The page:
She hopes her work helps others realize that they are not alone. She wants them to know migraine is a disease and not in their head. Her focus on building awareness and reducing the stigma of migraine has an incredible impact on individuals, their families and their workplaces.
With her business background, Rachel understands the importance of being productive. It matters both for one’s sense of purpose and a business’ bottom line. “Having increased productivity leads to bottom-line gains,” she says. “Whether you’re a for-profit or not-for-profit, global, local, any kind of business—somebody is struggling to concentrate because of brain fog, having nausea or any of the other symptoms. Not just the head pain on the day of the attack, but going through the many phases that are migraine disease.”
Serving as a patient advocate allows her to make an impact for others. “Advocacy, to me, means standing up for yourself, someone you love, someone who needs help,” Rachel says. “It’s not just for the patient themselves. Advocacy is for all of us to try and better the lives of the people around us.”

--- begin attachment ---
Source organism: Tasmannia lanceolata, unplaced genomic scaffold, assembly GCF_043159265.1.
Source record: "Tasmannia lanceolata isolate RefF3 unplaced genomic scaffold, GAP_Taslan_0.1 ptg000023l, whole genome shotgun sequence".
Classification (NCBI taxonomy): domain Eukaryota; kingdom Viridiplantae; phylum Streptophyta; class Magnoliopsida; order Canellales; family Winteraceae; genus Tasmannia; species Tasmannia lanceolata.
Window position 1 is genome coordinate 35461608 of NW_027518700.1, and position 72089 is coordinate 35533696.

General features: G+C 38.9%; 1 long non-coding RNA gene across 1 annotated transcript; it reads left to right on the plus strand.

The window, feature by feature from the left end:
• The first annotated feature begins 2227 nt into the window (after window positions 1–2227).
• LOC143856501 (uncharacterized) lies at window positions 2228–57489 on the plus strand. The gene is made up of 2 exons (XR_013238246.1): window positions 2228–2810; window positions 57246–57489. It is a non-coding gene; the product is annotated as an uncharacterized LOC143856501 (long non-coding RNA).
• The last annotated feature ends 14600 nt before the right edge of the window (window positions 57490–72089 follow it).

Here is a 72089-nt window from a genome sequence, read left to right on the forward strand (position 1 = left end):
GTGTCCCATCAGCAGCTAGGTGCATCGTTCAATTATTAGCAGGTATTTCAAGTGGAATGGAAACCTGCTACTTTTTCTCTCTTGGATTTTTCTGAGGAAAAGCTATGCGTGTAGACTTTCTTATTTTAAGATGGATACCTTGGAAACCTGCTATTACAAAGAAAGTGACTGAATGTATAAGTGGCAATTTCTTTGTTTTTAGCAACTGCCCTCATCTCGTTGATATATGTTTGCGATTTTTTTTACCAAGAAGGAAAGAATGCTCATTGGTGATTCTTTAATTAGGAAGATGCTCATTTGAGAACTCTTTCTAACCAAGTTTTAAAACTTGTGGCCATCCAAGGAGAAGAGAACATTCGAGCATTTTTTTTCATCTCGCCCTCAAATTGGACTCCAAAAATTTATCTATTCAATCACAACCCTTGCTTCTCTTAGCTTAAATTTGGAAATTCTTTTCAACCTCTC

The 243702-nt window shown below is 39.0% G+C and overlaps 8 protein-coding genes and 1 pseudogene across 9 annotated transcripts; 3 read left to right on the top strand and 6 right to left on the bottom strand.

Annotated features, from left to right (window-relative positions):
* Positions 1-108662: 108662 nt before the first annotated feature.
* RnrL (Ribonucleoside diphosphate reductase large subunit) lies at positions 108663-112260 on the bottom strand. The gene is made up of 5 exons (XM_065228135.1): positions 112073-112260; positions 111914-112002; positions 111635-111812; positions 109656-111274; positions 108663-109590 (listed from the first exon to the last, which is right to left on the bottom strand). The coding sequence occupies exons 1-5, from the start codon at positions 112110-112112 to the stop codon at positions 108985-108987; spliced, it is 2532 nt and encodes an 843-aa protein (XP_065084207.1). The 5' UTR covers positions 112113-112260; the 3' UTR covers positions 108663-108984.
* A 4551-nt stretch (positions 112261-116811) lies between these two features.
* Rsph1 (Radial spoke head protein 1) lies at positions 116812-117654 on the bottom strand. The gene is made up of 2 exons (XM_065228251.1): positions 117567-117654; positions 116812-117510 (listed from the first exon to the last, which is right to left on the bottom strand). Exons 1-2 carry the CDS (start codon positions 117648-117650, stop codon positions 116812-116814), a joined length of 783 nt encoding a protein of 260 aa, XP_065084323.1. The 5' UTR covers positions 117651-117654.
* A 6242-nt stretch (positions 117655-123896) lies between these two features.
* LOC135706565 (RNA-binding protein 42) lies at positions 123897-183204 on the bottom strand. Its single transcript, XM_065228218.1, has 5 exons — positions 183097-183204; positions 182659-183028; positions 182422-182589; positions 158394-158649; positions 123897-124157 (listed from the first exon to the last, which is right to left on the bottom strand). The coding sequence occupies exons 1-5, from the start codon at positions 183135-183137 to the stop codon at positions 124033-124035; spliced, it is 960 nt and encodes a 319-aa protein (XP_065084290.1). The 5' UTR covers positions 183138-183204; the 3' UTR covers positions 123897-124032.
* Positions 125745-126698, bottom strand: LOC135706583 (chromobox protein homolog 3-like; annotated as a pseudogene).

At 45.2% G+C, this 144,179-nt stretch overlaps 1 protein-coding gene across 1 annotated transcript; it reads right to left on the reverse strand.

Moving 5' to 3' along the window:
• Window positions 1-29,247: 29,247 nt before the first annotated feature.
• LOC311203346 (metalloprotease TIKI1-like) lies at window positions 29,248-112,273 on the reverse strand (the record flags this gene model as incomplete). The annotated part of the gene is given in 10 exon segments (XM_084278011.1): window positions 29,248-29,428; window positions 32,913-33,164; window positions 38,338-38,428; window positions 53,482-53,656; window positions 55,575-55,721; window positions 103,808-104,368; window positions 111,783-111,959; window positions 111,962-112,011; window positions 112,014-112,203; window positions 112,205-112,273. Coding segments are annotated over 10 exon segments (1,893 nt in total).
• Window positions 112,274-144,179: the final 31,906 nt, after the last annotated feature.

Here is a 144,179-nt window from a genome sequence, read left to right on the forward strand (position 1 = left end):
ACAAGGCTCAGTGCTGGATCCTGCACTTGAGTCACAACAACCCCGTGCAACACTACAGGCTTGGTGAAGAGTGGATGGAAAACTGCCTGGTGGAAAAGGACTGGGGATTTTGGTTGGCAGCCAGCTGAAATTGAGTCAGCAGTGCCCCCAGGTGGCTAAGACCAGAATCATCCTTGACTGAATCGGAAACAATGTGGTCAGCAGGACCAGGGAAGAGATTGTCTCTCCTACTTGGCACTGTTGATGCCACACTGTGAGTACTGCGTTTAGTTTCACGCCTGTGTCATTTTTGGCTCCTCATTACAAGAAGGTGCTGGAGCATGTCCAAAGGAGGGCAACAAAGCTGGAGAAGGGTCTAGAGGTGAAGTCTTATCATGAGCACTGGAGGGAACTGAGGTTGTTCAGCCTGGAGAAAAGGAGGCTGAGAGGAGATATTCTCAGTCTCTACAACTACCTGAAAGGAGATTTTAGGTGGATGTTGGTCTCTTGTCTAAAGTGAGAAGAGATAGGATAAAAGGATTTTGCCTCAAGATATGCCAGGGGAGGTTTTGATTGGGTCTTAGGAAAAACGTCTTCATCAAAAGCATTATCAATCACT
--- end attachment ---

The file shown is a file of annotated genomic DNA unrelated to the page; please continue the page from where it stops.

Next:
How To Manage Migraine at Work
With her personal experience living with migraine while working, Rachel has learned many ways to manage symptoms and prevent attacks. “I think the key points for working [with migraine] are to set boundaries, be brave to ask for help, be kind to yourself, know your triggers and try to avoid them,” she says.
One of the main ways Rachel balances her work demands and migraine is through time management. By carefully managing her schedule, she makes sure to pace herself and accept her limits. Rachel does most of her work in the mornings, scheduling meetings or in-person events during that time. This is because her pain typically builds throughout the day. After focusing on more collaborative work in the morning, she’s able to build momentum to help her through the rest of the day.
Rachel then blocks her calendar for the last two hours of the workday for independent work. “Whether I use that or not depends on how I feel, but nobody usually gets an email from me during that time,” she says. She limits her email use on nights and weekends, and her colleagues have learned what to expect in terms of response time.